The difference between the two protagonists is immediately noticeable. As the character of Jamie is introduced to us through his struggles with his work at school, we see on the flip side that Elin is thriving academically. However they actually have more in common than first appears. Yes, they’re both eleven years old but actually they’re both finding it hard to ‘fit in’ and it soon becomes clear that socially they stand out amongst their classmates.

Reading on, the two’s home dynamics are shared with the reader and it is clear that both of these characters are experiencing very complex and fractured family breakdowns. With Jamie, he soon becomes a spare part as his mother wishes to move to the United States with her new partner who isn’t that tolerant of Jamie’s ADHD, forcing him to move in with his father who’s living with his own family. Whilst Elin is a pure perfectionist who distracts herself from her father walking out of the family home by whiling away her time in fairyland writing fictional stories based on the real-life characters around her, believing that if she is perfect enough her dad will soon step back into her life.

Through this chain of events, Jamie and Elin find themselves all living under the same roof, though Elin assures herself that it won’t be for very long as when Jamie comes to stay, his behaviour and the changes in her life soon sends her up the wall. Will she feel that she can continue to live with him? What will change her attitude towards him? Can they live harmoniously?

Victoria yet again gets in to not only the heads but also the hearts of her characters and this story will surely permeate in to not only the heads but also the hearts of its readers. This is a story of self-discovery, suffused with real heart and bursting with empathy, with so much to teach today’s children.

It takes an author with immense compassion, with perception and with to not just recognise the complexities, intricacies and eccentricities that are weaved into this story but to also write them with a nuance that shows that when it comes to emotionally-invested storytelling, Victoria really is in a class of her very own.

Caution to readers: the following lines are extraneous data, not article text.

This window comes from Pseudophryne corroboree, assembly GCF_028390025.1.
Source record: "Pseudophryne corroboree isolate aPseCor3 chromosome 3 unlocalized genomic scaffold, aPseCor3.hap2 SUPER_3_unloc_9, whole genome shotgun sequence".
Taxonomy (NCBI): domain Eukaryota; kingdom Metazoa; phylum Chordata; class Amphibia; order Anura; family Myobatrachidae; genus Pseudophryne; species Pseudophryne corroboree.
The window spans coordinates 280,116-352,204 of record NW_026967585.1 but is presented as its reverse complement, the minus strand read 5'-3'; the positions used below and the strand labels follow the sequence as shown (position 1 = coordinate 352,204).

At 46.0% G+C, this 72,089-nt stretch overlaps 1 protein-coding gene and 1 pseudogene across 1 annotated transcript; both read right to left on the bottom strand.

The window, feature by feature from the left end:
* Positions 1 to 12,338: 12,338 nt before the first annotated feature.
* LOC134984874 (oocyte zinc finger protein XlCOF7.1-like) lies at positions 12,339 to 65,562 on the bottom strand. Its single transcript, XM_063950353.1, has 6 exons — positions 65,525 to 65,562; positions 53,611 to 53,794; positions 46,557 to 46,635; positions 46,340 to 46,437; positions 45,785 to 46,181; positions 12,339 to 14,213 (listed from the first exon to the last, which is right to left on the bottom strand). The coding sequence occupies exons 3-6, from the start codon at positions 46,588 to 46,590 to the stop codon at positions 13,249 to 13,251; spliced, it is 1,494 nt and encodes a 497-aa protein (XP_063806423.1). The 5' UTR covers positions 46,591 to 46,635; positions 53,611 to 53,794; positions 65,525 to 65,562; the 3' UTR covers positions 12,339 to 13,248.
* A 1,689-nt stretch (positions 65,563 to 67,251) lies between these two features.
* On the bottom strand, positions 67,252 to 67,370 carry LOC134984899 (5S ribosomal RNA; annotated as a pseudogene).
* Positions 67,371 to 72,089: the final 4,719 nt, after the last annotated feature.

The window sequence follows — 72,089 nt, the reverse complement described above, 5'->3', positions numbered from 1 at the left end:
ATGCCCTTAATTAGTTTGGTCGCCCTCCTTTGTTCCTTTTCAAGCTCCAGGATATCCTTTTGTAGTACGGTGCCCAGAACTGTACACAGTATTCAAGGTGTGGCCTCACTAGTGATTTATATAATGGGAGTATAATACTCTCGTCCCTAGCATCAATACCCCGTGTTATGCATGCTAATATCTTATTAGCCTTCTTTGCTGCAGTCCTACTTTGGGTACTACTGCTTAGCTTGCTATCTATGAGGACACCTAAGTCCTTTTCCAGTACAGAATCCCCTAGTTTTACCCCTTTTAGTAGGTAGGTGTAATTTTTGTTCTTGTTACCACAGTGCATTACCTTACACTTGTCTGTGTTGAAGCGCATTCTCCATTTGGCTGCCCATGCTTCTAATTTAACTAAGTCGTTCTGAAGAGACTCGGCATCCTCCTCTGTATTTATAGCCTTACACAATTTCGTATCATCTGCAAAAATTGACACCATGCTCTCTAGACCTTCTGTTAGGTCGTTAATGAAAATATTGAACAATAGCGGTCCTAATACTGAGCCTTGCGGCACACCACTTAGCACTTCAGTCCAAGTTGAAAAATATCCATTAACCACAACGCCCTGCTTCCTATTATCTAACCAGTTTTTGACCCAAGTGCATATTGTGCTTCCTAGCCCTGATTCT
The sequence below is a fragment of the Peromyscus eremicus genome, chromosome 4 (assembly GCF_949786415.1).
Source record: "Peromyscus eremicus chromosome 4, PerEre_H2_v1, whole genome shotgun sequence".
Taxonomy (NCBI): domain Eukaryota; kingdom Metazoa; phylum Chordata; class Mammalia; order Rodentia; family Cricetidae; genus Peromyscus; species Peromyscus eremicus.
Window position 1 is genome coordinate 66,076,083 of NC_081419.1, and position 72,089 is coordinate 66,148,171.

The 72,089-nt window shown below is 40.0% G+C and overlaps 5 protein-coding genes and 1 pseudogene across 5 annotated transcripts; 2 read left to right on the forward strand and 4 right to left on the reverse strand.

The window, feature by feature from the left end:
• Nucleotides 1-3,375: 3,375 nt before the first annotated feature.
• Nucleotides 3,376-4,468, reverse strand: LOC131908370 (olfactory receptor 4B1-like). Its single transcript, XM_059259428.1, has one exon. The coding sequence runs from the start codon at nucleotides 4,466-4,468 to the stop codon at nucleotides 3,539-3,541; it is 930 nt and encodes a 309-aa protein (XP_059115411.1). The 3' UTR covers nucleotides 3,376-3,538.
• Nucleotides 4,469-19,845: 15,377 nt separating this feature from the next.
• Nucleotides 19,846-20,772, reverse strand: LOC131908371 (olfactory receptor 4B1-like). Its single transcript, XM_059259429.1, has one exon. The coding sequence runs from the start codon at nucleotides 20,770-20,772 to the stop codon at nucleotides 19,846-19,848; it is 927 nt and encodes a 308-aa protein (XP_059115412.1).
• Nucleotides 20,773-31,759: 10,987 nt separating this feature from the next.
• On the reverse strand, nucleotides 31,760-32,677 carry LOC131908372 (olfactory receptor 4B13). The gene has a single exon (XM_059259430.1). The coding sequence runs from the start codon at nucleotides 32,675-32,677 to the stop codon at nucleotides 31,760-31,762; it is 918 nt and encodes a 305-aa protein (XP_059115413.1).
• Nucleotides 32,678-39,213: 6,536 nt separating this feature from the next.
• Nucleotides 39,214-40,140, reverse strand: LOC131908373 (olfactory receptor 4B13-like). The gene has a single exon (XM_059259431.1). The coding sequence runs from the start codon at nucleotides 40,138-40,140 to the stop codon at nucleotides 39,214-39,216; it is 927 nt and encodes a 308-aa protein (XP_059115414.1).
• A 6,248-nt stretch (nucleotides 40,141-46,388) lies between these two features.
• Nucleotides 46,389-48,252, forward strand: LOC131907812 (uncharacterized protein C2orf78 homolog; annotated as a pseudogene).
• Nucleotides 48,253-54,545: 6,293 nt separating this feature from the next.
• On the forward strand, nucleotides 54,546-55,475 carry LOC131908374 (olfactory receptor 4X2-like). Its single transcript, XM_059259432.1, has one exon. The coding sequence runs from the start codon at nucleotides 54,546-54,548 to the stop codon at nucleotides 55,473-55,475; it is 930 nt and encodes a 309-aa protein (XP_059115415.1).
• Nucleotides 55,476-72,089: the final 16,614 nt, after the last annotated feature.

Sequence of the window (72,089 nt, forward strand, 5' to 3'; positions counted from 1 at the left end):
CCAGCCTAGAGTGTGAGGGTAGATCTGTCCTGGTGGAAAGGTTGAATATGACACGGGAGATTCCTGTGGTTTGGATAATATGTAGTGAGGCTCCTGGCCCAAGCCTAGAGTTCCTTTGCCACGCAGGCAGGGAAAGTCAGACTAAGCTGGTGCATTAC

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A Summer Adventure on The Book Bus

When you think of a mobile library, what’s the first image that comes to mind? If you’re anything like me, then it won’t be any of these:

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But volunteering with The Book Bus in Zambia, elephants by the side of the road, tame zebras, cheeky monkeys and crocodiles in the rivers are part and parcel of the reading assistant’s everyday experience.

This summer I spent four weeks working on Book Bus Charlie in Livingstone, visiting local communities and helping run story and craft activities in the primary schools and libraries which the reading charity has partnered with. It was a unique experience, but the project is something that anyone with a passion for books, children’s literacy and international development can get involved with, either through volunteering, or donating to keep the buses on the road and the bookshelves full.